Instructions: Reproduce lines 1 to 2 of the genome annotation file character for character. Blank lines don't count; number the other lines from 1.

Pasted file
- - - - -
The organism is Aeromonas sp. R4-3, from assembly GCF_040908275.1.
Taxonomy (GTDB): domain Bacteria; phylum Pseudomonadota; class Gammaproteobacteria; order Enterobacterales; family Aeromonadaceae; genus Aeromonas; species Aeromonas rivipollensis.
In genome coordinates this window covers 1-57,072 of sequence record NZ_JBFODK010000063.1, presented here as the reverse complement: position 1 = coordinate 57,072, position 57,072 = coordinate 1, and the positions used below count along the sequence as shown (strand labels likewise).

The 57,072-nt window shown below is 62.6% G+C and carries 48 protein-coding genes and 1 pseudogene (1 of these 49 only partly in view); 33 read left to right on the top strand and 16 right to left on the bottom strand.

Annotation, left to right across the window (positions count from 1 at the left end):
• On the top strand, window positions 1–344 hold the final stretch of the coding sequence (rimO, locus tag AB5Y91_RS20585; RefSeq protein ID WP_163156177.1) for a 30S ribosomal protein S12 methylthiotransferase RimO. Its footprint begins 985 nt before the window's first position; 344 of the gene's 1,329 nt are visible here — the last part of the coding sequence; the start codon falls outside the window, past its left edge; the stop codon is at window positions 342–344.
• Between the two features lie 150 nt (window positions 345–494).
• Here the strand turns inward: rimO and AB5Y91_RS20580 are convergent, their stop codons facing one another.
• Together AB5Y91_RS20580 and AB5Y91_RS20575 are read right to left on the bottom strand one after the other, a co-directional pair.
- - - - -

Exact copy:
The organism is Aeromonas sp. R4-3, from assembly GCF_040908275.1.
Taxonomy (GTDB): domain Bacteria; phylum Pseudomonadota; class Gammaproteobacteria; order Enterobacterales; family Aeromonadaceae; genus Aeromonas; species Aeromonas rivipollensis.